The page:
If I were a politician seeking the Bridgeport mayoralty or the Connecticut governorship, I would be thinking in terms of playing ball with the gambling industry. People in Bridgeport and the rest of the state, especially in the I-95/Route 8 corridor (a politically prodigious region of the state), are looking for real economic movement and political change. This is not lost on MGM or the rest of the gambling industry. (Indeed, if a Bridgeport casino could provide enough additional revenue to the state to allow for a significant increase in state aid/stimulus money to effect real economic progress in Greater Hartford, they would capitulate, politically to a Bridgeport casino.) And some of our big, down-county hedge funds can stand to gain big-time by getting in on a Bridgeport casino, which would greatly weaken the Bridgeport “labor exploitation syndicate” based down-county. Big money for the hedge funds will trump the elitist rationale regarding the manner in which Bridgeport is exploited. I would hedge my bets with the hedge funds and gambling interests in this go-’round. The political center of gravity is shifting to Bridgeport. Smart politicians should see this coming. The writing has been on the wall for some time. The DNC failed to see it. Will the Connecticut DCC and Bridgeport DTC also fail to see and readjust their momentum accordingly?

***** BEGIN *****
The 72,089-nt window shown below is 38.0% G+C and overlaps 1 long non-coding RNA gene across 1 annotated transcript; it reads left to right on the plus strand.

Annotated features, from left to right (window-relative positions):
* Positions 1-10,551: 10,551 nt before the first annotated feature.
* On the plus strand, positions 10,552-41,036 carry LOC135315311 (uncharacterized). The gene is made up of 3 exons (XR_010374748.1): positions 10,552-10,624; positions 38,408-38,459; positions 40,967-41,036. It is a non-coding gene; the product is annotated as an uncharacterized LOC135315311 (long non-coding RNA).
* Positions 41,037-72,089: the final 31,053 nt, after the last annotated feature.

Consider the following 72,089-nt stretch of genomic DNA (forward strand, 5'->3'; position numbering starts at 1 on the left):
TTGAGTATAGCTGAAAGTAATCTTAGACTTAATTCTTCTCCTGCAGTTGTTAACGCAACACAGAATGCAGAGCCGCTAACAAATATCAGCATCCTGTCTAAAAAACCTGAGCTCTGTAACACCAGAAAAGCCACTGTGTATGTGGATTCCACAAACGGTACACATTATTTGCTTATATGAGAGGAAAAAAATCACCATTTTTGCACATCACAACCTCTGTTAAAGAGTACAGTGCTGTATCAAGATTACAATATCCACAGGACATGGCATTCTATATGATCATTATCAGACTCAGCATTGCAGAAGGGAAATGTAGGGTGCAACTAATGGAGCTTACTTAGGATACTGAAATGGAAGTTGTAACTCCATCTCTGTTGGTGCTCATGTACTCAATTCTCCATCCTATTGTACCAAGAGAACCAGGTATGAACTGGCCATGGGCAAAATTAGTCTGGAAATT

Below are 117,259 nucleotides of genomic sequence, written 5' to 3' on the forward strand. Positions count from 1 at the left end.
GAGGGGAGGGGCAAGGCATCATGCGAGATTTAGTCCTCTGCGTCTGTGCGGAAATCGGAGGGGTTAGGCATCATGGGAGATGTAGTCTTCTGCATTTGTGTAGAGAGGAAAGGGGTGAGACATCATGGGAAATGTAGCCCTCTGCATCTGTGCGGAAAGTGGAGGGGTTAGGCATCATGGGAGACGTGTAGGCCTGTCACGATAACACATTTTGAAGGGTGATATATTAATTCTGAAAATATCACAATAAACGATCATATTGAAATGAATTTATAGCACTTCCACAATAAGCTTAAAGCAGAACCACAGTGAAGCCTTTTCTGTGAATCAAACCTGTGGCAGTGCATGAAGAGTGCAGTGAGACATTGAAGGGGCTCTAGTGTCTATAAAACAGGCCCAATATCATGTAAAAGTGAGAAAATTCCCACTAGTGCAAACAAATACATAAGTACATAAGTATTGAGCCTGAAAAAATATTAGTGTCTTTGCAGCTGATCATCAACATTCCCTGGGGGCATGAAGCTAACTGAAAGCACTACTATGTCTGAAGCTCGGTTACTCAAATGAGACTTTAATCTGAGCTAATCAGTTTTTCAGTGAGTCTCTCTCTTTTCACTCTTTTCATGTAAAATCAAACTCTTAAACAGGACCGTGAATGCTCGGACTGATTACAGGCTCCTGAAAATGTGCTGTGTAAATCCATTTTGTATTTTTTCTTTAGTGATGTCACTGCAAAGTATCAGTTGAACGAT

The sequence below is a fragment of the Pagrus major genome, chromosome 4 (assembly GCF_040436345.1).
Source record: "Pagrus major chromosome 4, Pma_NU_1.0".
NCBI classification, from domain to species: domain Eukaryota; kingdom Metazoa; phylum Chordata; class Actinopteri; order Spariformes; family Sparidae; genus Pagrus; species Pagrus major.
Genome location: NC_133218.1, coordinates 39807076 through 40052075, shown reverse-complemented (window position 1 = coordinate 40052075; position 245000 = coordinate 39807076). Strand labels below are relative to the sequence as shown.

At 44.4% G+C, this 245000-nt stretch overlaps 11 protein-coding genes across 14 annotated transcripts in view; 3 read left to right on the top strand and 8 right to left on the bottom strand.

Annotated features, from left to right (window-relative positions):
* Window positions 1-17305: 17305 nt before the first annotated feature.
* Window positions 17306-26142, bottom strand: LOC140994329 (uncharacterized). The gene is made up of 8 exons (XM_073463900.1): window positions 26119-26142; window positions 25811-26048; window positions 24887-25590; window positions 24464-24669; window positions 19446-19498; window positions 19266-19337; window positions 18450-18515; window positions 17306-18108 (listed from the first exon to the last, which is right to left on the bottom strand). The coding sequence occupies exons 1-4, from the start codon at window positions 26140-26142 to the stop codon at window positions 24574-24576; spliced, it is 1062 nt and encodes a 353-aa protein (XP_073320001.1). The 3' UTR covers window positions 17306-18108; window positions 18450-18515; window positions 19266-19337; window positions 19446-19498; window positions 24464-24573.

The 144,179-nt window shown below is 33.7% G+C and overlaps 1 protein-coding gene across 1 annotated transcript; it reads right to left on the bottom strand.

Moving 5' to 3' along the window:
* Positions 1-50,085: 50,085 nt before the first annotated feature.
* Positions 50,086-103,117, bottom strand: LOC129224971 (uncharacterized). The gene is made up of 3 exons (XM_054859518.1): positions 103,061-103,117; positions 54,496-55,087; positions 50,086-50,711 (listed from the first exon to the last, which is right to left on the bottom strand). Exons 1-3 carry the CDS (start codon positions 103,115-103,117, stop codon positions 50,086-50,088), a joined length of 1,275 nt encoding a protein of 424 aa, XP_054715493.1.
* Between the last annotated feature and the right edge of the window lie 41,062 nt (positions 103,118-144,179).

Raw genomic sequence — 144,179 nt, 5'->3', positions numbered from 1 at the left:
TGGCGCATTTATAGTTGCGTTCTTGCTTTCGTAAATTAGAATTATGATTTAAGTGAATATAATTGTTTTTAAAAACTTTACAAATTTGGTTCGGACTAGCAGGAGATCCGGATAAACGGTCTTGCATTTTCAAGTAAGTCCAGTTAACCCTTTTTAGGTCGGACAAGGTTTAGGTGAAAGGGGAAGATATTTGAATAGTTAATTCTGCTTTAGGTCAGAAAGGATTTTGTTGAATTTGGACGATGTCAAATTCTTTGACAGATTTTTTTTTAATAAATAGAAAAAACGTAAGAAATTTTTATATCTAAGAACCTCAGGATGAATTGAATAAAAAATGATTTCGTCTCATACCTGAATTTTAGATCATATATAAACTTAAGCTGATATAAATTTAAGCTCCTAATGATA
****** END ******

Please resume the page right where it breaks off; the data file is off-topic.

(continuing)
7. I have spoken with Uri a few times plus their NY attys. Of course Bridgeport is wanted, the estimated gross is $1 billion. Occasionally politicians must have courage and speak up in public. There will be more hearings, because MGM has this tied up in the second circuit court of appeals. If they are too scared to take a position, then resign and let others speak for you.